Columnists

Guard national interest in mining deals

mining

Workers at a goldmine in Migori county. FILE PHOTO | NMG

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Summary

  • A review of the controversies around the mineral, oil and gas sector reveals that most of the contracts are lopsided in favour of the companies.
  • It is important that this be dealt with.
  • A starting point is to strengthen the negotiating capacity of lawyers in the region.

There has been a lull in public discussions over extractives within the East African region, unlike three years ago.

However, this past week, two news items demonstrated that the sector is still in focus. First the presidents of Uganda and Tanzania signed an agreement for the construction of an oil pipeline that would be co-owned by the two states. The second was a report on resumption of action by Tullow Oil after a few months of suspension.

The message that one gets from the two reports is the continued need to pay attention the developments in the sector. The sector is complex and raises fundamental issues. The relationship between the government and the investors is principally governed by a contract.

A review of the controversies around the mineral, oil and gas sector reveals that most of the contracts are lopsided in favour of the companies. It is important that this be dealt with. A starting point is to strengthen the negotiating capacity of lawyers in the region. This past week I was privileged to be part of a training for lawyers in both private and public sectors organised by the University of Nairobi and Makerere University and supported by the African Development Bank.

The training offered an opportunity for candid interrogation of the state of extractive industry contracts. My mind went back to the case of Cortec Mining whose contract regarding discovery and exploitation of rare earth deposits in Kenya was cancelled by the government. The decision of the international arbitration in that case dealt with whether there was corruption in the procurement of the contract. This brings to up the question whether such agreements are made in the interests of the country or not.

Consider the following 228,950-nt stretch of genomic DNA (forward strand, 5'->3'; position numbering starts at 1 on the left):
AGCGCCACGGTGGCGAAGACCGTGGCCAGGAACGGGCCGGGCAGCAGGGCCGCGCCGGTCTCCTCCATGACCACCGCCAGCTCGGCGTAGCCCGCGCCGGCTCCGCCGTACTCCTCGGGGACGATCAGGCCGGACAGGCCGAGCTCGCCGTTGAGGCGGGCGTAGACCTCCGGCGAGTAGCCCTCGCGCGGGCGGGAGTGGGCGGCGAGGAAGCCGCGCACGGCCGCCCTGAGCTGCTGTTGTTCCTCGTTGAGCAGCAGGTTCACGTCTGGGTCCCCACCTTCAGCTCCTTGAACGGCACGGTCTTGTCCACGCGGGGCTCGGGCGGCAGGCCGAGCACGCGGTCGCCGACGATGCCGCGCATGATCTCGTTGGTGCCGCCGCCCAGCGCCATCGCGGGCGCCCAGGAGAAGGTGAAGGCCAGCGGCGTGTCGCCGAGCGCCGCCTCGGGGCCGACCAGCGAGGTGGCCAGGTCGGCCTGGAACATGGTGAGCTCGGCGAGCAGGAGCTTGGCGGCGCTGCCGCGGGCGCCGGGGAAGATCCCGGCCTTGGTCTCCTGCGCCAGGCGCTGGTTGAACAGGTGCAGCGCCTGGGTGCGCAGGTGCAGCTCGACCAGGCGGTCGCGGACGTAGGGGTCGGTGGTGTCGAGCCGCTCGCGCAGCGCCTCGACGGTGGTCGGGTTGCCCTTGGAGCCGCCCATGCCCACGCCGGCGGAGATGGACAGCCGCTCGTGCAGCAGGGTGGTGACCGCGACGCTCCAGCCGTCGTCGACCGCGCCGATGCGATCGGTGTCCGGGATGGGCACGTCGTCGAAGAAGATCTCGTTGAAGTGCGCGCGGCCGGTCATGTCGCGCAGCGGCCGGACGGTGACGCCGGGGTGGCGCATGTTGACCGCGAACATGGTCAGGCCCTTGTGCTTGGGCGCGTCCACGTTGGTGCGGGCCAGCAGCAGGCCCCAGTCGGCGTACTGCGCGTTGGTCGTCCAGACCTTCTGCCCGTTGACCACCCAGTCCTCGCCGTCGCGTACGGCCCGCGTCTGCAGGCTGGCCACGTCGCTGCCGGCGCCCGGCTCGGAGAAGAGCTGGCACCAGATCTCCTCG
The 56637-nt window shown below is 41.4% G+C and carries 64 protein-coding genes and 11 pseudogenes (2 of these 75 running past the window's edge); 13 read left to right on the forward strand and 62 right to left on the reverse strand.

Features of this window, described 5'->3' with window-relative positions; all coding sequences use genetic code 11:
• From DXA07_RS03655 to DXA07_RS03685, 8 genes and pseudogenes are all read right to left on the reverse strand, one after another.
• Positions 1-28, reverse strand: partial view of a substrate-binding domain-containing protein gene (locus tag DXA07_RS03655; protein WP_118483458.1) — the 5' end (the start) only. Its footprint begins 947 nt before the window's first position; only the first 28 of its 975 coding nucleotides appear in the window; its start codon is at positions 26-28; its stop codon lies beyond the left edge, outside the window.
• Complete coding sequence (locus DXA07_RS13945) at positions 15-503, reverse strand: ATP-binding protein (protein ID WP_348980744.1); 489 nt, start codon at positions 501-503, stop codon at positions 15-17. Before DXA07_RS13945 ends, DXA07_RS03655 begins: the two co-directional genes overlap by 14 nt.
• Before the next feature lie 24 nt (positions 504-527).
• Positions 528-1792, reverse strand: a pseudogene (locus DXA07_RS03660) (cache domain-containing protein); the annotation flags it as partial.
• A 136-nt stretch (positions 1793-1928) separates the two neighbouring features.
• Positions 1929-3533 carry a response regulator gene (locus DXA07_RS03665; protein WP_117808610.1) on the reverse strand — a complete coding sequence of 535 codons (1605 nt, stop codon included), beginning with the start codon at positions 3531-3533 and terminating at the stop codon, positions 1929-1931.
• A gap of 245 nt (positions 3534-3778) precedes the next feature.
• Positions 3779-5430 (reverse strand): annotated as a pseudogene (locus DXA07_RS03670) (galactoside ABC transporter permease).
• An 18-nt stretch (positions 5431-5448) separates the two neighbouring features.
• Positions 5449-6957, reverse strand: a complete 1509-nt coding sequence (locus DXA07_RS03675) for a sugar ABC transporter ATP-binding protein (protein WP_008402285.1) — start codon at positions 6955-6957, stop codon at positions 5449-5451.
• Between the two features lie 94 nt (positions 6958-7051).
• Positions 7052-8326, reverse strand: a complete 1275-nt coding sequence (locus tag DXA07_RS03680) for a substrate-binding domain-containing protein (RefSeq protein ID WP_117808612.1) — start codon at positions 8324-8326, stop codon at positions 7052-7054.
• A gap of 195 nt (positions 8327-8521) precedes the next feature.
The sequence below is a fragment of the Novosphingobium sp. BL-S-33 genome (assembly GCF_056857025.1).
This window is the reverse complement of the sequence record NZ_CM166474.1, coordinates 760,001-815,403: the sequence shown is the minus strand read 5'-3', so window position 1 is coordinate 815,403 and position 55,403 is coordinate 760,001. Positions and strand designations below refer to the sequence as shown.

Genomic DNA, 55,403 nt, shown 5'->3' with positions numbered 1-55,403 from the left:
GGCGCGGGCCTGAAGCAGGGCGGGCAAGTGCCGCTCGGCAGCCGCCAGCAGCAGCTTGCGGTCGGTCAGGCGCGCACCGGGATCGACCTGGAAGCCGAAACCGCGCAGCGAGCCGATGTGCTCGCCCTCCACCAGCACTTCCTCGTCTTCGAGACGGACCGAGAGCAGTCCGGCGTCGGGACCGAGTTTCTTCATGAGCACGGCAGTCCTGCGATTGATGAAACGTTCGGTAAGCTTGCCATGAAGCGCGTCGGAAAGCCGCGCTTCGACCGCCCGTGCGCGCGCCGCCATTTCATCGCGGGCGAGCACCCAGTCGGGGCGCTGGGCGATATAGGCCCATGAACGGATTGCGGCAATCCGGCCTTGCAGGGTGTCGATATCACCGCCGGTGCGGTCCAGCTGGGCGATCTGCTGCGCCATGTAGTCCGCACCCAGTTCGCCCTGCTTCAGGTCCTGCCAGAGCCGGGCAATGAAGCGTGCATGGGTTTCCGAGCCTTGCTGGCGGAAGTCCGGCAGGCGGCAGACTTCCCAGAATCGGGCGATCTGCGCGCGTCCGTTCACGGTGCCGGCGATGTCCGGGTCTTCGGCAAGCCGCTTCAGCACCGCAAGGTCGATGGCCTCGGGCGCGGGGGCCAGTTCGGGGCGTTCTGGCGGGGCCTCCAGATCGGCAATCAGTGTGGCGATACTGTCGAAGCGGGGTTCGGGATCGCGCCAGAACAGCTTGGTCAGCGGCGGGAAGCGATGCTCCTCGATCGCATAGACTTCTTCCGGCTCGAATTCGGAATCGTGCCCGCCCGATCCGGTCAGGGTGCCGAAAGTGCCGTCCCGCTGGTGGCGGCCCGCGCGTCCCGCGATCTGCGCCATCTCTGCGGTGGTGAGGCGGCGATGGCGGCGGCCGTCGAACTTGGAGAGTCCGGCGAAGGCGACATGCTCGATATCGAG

Typically, while the contract is between the government and the investor, communities where the mining activity takes place are a critical stakeholder. They have a constitutional right to be part and parcel of the process.

They are guaranteed by the Constitution that any development that takes place in their locality should benefit them. When this fails, frustrations and disputes arise. How to balance their interests and those of the investor and the government should be the driving force behind any negotiation for an extractive contract.

In the negotiations it is important that the region clarifies and ensures that its interests are captured. The country's interest is fundamentally to ensure that the extractive resource benefits its economy and its people.

This requires that it be used in manner that is economically satisfactory, socially responsible and environmentally safe. This is the commitment that the country has given itself and its people by adopting the principle of sustainable development. Unfortunately, a lot of the processes over-focus on the financial aspects of the project. Project appraisals are driven by project bankability and revenue outlooks with very little attention paid to sustainability considerations. These are subsequently focused on only after the financing decision is approved and the contract even signed.

It is important that the negotiations identify critical public law concerns and address them robustly as a foundation for developing the terms of the contract. Royalties is an essential part of the discussions. Land rights, labour, human rights, gender concerns, health and environmental issues should also be dealt with. In doing so it is important that the country avoids generic and woolly provisions. It should also not fall for the trick of transferring responsibilities of the company to the country. The quality of those who go to negotiate is, therefore, important.

Kenya's Constitution requires parliamentary approval for certain natural resource contracts. It should be made mandatory that all extractive contracts be presented to Parliament, debated and approved before they can become binding. This way the interests of the country will be captured and included into the contracts. As I prepared for the discussions about extractive contacts with lawyers from Kenya and Uganda, I struggled to access a specific mining contract. It can only be that the non-disclosure benefits somebody.